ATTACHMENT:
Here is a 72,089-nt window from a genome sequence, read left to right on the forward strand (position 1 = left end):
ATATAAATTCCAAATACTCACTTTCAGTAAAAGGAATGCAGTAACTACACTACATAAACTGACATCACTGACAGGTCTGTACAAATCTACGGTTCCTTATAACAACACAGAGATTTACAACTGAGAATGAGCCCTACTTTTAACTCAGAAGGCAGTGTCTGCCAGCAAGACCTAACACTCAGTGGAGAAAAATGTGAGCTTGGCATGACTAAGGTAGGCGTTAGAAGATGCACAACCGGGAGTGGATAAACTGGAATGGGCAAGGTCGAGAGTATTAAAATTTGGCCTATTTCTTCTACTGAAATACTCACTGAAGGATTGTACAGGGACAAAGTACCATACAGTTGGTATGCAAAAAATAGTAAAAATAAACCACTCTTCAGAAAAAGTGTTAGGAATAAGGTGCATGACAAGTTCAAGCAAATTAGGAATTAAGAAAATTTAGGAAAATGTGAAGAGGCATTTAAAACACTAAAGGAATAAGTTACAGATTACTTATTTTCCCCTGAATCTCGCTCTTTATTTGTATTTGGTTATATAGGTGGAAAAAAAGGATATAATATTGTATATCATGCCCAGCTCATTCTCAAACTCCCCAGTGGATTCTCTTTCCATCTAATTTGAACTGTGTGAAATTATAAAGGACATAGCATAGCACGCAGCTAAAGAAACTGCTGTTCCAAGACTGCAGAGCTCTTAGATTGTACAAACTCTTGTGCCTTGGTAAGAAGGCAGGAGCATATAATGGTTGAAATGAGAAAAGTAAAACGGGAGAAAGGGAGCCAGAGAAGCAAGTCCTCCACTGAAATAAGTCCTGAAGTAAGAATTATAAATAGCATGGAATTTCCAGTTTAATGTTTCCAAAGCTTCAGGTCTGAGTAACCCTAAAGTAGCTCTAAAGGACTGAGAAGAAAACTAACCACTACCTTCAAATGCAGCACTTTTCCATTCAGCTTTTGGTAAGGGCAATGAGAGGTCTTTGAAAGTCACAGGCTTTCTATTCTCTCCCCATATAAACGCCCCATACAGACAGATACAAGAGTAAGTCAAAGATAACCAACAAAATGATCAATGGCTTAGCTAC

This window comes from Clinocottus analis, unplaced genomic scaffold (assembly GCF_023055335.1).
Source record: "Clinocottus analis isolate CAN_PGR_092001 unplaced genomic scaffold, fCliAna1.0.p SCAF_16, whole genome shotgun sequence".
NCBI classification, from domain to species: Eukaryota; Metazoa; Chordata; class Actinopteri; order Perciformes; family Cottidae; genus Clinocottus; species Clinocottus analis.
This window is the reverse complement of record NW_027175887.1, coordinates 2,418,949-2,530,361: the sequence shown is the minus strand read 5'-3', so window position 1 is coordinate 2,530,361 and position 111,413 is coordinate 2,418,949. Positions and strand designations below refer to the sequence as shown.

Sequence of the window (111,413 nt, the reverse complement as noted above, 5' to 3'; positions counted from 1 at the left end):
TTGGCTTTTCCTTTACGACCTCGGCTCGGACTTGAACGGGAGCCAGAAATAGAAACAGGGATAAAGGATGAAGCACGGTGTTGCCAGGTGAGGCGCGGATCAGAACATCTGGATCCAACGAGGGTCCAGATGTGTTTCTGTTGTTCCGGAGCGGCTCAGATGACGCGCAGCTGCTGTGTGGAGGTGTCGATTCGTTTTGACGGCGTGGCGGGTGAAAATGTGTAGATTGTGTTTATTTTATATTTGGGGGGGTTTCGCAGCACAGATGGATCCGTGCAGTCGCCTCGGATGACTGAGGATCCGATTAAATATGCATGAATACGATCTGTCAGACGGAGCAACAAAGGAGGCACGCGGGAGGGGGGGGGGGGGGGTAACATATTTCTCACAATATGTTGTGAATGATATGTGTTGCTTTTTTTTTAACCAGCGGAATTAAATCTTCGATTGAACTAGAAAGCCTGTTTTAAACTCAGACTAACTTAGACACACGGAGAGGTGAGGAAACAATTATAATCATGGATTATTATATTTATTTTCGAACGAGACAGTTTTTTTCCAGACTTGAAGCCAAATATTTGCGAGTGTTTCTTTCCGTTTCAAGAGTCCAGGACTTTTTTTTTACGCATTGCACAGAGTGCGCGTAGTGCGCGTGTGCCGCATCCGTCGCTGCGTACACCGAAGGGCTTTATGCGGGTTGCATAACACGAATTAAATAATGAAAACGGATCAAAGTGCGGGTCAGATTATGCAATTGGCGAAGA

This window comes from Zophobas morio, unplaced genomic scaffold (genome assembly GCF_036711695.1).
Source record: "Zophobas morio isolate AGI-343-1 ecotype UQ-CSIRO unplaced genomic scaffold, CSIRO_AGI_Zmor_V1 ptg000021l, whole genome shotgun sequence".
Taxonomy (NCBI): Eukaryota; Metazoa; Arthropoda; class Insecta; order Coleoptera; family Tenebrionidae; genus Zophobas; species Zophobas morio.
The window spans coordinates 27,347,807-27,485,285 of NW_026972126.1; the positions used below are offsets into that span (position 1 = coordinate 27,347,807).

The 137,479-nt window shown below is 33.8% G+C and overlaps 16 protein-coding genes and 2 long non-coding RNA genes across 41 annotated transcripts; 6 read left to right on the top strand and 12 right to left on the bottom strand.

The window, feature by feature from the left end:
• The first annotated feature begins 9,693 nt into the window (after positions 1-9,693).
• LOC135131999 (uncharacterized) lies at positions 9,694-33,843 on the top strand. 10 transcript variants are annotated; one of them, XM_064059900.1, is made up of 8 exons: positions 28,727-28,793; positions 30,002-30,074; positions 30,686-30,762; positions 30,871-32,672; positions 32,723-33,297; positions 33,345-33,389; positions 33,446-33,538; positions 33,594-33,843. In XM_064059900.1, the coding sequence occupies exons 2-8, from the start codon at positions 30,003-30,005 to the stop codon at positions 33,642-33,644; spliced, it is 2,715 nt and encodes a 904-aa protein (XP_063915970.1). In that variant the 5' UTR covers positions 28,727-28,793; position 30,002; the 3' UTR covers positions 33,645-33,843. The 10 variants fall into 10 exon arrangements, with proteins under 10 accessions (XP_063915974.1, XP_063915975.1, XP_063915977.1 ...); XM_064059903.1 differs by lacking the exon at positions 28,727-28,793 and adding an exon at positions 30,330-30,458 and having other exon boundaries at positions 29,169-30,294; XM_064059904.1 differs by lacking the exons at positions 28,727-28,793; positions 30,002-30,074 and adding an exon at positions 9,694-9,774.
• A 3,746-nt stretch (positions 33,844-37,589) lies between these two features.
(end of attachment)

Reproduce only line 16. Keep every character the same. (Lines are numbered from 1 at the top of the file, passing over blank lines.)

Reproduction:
• LOC135131999 (uncharacterized) lies at positions 9,694-33,843 on the top strand. 10 transcript variants are annotated; one of them, XM_064059900.1, is made up of 8 exons: positions 28,727-28,793; positions 30,002-30,074; positions 30,686-30,762; positions 30,871-32,672; positions 32,723-33,297; positions 33,345-33,389; positions 33,446-33,538; positions 33,594-33,843. In XM_064059900.1, the coding sequence occupies exons 2-8, from the start codon at positions 30,003-30,005 to the stop codon at positions 33,642-33,644; spliced, it is 2,715 nt and encodes a 904-aa protein (XP_063915970.1). In that variant the 5' UTR covers positions 28,727-28,793; position 30,002; the 3' UTR covers positions 33,645-33,843. The 10 variants fall into 10 exon arrangements, with proteins under 10 accessions (XP_063915974.1, XP_063915975.1, XP_063915977.1 ...); XM_064059903.1 differs by lacking the exon at positions 28,727-28,793 and adding an exon at positions 30,330-30,458 and having other exon boundaries at positions 29,169-30,294; XM_064059904.1 differs by lacking the exons at positions 28,727-28,793; positions 30,002-30,074 and adding an exon at positions 9,694-9,774.